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  • JulieKahan

    Odograph, maybe you’re right, but that’s all the more reason to criticize it and discuss it. The more political presure we can bring in the opposite direction, the greater the chances (admittedly slim) that the powers-that-be will limit government’s interference in the economy. Of course, it’ll be a lot easier if the President is actually looking for an excuse not to interfere than if he’s looking for an excuse to interfere.

  • Y. Kahan,

    Calling auto bailouts “fascism” does not help bring political pressure against them. It is only useful if you want other users of public transport to sit somewhere else.

  • FWIW, I think my comments above, though they may have rankled, are actually in line with Tyler Cowen:

    One thing I like about Bryan Caplan’s book is an interpretation which he will probably hate. The truly decisive actors are people directly in the political process. Maybe the “libertarians” who are or have been in politics are not just “sell outs.” Rather they are implementing the net-liberty-enhancing policies that a real libertarian would favor if he or she were truly a decisive agent.

  • lxm

    According to Simon Johnson writing in the Atlantic:

    “But there’s a deeper and more disturbing similarity: elite business interests—financiers, in the case of the U.S.—played a central role in creating the crisis, making ever-larger gambles, with the implicit backing of the government, until the inevitable collapse. More alarming, they are now using their influence to prevent precisely the sorts of reforms that are needed, and fast, to pull the economy out of its nosedive. The government seems helpless, or unwilling, to act against them.”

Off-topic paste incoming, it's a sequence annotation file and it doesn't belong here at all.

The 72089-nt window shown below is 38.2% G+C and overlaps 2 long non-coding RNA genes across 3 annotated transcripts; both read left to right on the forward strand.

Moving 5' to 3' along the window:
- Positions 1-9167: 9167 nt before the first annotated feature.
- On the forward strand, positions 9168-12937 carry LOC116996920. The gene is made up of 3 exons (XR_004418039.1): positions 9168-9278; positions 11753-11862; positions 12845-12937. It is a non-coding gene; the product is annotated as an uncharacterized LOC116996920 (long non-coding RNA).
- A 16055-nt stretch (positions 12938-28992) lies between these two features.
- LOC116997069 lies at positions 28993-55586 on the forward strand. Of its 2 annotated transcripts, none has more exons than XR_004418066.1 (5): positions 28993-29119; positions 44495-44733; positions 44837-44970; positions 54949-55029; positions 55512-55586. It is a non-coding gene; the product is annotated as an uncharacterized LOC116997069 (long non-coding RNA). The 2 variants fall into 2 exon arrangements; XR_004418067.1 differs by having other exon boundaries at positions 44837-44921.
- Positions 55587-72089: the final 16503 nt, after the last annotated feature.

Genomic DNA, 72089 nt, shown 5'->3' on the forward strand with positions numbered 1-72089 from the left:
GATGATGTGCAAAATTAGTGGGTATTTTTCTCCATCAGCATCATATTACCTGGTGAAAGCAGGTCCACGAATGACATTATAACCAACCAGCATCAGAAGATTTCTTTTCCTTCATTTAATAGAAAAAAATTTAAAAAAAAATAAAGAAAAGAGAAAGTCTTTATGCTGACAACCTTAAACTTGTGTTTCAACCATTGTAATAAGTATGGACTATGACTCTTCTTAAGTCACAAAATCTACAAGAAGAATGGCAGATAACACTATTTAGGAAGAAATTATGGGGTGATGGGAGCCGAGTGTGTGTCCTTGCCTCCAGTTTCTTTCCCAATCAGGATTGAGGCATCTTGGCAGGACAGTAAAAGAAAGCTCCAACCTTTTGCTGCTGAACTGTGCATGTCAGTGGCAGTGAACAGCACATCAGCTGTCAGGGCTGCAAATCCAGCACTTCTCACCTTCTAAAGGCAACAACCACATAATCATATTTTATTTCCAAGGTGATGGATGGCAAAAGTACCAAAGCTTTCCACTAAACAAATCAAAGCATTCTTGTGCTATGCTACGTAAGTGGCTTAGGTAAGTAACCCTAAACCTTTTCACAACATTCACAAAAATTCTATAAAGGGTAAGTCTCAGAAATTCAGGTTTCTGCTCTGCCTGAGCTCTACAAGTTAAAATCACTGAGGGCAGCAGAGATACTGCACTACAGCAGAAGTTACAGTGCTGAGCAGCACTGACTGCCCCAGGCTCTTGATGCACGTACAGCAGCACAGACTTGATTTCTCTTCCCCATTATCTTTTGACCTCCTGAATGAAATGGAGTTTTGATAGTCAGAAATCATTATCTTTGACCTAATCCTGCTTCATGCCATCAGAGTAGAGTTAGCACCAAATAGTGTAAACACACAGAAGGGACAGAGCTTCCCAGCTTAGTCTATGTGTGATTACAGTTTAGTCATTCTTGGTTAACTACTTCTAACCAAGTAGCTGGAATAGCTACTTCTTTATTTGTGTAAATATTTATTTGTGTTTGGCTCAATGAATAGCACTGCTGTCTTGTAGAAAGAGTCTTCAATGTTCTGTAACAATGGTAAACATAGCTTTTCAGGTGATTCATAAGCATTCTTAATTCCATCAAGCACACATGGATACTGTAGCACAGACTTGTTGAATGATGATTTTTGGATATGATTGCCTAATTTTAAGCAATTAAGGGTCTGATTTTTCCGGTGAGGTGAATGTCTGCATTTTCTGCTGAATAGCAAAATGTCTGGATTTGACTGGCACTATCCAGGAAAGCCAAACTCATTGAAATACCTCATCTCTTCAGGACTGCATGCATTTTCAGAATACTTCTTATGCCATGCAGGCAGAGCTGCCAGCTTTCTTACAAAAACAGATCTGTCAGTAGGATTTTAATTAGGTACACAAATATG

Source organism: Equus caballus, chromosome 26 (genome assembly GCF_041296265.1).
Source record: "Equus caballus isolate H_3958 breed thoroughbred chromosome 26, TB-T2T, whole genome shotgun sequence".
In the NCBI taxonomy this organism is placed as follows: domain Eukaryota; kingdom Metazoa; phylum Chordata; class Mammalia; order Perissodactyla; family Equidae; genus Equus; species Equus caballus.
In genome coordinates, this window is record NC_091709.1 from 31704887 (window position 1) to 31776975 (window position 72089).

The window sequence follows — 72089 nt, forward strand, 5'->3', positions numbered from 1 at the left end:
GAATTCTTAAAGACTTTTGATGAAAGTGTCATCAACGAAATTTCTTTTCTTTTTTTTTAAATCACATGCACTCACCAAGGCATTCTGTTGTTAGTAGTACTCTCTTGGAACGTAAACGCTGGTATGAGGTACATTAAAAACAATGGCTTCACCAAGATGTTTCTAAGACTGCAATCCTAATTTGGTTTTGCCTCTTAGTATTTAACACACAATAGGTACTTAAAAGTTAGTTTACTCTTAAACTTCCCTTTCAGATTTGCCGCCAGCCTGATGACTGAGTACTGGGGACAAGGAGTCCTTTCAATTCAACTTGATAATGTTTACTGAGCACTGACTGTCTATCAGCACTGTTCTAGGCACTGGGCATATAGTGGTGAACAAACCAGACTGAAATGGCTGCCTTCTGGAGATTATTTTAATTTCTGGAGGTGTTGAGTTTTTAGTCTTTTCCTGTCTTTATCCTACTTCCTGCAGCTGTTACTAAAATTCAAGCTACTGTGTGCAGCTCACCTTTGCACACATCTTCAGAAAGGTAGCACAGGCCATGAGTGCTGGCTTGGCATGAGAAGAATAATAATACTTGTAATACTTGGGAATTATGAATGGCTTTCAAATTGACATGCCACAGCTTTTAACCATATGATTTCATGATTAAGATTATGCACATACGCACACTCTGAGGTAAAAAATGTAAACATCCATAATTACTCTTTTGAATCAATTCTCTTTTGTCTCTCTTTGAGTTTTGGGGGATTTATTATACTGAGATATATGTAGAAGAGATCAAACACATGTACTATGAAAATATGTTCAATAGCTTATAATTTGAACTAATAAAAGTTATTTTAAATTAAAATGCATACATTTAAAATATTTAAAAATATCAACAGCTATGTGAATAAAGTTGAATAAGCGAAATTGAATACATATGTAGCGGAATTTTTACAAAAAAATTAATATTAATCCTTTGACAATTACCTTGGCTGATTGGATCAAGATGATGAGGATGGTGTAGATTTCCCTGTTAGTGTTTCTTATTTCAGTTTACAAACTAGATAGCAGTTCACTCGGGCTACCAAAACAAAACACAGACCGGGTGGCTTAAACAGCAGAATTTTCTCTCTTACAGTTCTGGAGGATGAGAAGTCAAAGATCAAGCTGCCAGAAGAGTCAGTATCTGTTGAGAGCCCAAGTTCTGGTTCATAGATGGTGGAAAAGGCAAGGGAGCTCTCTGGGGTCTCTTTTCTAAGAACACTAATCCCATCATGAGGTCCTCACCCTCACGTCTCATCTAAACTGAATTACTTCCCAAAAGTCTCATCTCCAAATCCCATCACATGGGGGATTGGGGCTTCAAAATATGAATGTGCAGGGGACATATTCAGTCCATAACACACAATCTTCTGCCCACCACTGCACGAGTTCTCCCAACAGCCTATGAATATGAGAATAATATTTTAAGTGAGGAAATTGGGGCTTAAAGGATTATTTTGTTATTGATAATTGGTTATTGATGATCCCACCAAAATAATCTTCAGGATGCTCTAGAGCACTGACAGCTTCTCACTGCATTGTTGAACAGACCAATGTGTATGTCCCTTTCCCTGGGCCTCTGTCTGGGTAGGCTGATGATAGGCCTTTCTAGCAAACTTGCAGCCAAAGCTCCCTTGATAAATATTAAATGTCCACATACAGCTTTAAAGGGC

Is he right? Is America all ready governed by an oligarchy. Are we already a fascist, corporatist state?

    You all are worried about Obama, yet the coup may have already occurred.

    Where were you all anyway?

  • hp

    I side with those who have suggested that fascism is too closely associated with genocide to be a useful description of what is transpiring now . . . the real problem is that people equate freedom with anarchy.

  • LarryM

    You have officially jumped the shark.

    Too bad, another fine mind ruined by insanity.

  • LarryM

    Oh, sorry, I guess you just jumped the gun a day early on the April Fools post, my bad.

  • Dan

    Does anyone else hate–like, really hate–analogizing government intervention to a sporting event?

    Barack Obama is not Randall Cunningham. And for Christ’s sake, the recession is more complicated than a cornerback blitz. Rojas, and others who do this, just feed into the idea that the government can survey the situation, gain an omniscient awareness of what’s happening, and then rationally choose the correct course of action.

  • sourcreamus

    What happens to Ford when it finds itself competing against a GM with a bottomless pit of money behind it? It is going to be awfully hard for its executives to resist a drink from the government’s free money fountain. How long before Congress starts to demand more fuel efficient vehicles and less SUVs?
    We have flirting with economic fascism before and always pulled back. I think we will pull back again but early warnings like this one are very useful just in case.
    My guess is that the Administration is going to throw 30 billion down a rat hole so they can say in 2012 they did all that they could.

  • Arjuna

    Would the amount of money spent on lobbying in D.C. be a useful proxy for a measure of clientelism? Why or why not?

    If Rojas’ is correct that we should be concerned about government intervention in the economy insofar as it results in clientelism, how would we know whether or not we are becoming more or less clientelistic? What concrete ways do we have for measuring this sort of thing?